“I ask he leaves my squad,” said the colonel,
Speaking about one of his men.
“He has an excellent record, has earnt many medals,
And I’m sure he’ll do so again.”
The colonel snapped to attention, saluting,
Firm hand clapped against his brow
He turned away from the officer
Knowing what he should do now.
But standing there behind him
Was the aforementioned man of war
And the colonel looked straight at the man’s face;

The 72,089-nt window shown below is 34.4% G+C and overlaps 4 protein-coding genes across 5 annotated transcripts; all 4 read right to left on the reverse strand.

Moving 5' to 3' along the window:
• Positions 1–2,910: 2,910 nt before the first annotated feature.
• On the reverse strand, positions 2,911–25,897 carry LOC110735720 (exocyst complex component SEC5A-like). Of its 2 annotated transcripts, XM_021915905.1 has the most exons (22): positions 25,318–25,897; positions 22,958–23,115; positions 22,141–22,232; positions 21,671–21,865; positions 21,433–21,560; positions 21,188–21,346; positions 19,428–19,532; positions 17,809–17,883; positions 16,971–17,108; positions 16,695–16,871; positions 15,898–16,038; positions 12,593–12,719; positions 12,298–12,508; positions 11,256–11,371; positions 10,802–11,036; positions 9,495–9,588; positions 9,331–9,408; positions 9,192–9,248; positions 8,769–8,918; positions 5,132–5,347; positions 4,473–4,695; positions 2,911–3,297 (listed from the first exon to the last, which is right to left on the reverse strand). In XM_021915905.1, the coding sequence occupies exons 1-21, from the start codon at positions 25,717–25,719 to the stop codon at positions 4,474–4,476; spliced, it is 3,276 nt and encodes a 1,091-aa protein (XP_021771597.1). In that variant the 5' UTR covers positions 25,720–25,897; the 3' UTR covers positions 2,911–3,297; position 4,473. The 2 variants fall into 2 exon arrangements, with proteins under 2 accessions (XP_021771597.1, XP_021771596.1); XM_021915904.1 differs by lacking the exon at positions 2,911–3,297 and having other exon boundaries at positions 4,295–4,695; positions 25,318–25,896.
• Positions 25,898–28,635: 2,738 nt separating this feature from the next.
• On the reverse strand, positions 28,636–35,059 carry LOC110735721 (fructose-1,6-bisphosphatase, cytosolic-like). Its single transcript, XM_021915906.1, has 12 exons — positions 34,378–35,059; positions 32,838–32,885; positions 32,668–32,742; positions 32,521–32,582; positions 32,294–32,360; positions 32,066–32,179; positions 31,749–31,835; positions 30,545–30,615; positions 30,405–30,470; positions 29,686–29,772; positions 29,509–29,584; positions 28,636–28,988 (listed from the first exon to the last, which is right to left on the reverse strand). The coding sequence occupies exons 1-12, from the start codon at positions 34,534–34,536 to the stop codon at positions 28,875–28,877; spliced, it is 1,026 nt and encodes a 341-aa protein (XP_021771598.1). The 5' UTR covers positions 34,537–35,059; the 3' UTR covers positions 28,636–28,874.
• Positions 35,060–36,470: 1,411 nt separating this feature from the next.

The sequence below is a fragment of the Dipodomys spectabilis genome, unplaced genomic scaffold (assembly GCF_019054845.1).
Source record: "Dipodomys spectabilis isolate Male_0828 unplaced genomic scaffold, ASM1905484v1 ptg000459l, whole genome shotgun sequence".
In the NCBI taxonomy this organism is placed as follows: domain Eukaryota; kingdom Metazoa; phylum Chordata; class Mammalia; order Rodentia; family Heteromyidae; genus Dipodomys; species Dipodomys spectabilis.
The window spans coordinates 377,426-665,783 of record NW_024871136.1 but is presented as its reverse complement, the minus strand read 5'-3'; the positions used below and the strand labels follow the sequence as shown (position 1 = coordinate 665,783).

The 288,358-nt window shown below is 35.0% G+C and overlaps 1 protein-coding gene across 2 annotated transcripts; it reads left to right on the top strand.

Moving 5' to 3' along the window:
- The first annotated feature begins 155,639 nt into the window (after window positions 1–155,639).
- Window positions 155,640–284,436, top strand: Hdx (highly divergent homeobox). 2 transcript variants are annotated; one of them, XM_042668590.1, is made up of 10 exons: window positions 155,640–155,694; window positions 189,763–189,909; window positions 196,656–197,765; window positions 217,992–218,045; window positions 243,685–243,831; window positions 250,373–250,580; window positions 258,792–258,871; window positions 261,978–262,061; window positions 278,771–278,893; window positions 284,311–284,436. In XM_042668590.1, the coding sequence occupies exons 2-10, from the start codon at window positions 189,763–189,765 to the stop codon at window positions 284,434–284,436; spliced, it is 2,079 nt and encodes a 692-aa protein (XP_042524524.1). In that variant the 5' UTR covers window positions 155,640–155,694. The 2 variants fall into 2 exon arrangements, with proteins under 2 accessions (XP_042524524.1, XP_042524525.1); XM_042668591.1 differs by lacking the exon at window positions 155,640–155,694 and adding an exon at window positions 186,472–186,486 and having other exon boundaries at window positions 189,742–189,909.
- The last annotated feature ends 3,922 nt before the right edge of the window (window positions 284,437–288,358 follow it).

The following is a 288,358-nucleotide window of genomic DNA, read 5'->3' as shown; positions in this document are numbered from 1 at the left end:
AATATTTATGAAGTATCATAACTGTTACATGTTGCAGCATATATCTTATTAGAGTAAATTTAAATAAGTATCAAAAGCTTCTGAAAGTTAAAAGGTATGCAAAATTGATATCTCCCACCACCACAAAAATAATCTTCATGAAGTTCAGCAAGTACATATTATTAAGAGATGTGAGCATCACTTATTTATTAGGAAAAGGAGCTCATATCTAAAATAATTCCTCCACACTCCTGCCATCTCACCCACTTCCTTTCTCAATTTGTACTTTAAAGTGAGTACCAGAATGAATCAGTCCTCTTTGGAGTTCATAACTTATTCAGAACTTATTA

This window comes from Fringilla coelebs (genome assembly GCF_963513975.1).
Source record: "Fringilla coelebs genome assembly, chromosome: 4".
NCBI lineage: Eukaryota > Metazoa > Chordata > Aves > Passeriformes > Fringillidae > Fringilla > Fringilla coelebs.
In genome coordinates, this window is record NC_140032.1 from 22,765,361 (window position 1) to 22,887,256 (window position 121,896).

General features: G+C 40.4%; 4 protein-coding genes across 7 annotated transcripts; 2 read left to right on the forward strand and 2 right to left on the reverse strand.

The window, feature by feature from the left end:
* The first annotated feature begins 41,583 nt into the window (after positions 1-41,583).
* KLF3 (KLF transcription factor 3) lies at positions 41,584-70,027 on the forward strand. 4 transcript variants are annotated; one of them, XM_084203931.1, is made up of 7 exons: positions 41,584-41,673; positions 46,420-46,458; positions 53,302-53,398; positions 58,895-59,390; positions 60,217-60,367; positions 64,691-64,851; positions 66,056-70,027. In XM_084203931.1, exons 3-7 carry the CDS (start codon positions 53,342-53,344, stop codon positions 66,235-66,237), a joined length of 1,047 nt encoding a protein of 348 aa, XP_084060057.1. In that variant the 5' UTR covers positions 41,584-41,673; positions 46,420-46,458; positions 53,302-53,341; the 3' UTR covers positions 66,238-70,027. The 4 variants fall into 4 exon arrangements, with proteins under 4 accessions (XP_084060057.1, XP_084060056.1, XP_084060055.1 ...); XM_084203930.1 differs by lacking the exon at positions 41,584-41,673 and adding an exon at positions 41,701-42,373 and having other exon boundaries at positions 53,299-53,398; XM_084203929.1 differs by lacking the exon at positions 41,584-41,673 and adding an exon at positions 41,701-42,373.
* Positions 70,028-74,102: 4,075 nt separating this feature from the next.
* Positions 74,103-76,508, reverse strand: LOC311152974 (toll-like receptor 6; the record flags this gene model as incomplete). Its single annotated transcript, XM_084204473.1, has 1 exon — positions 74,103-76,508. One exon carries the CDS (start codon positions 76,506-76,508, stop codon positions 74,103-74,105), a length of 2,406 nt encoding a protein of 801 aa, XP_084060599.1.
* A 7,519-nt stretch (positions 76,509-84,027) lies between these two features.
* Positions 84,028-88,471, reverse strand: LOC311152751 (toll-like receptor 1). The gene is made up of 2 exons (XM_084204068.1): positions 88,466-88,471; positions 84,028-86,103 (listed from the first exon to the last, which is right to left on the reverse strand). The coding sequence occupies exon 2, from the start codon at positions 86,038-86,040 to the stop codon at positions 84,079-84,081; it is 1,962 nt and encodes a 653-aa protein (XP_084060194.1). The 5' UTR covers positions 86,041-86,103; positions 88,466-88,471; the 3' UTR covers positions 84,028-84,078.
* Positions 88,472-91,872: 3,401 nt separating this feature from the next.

He did not speak, for his eyes could say more.
‘I can see in your eyes you don’t know why
This is what I ask of you;
But feeling for you as you know I feel
It is the decent thing to do’.
With that the colonel turned away
And marched to the barracks far away,
Where he met his wife and child, barely a babe,
All to hide the fact he was-
This poem is, I admit, increasingly outdated for my own country, though there are still statistics that suggest that perhaps there are more people who feel unable to come out due to social pressures. However, I like the story of this one, even if it’s a very vague vignette.
The Hapless Neo-Romantic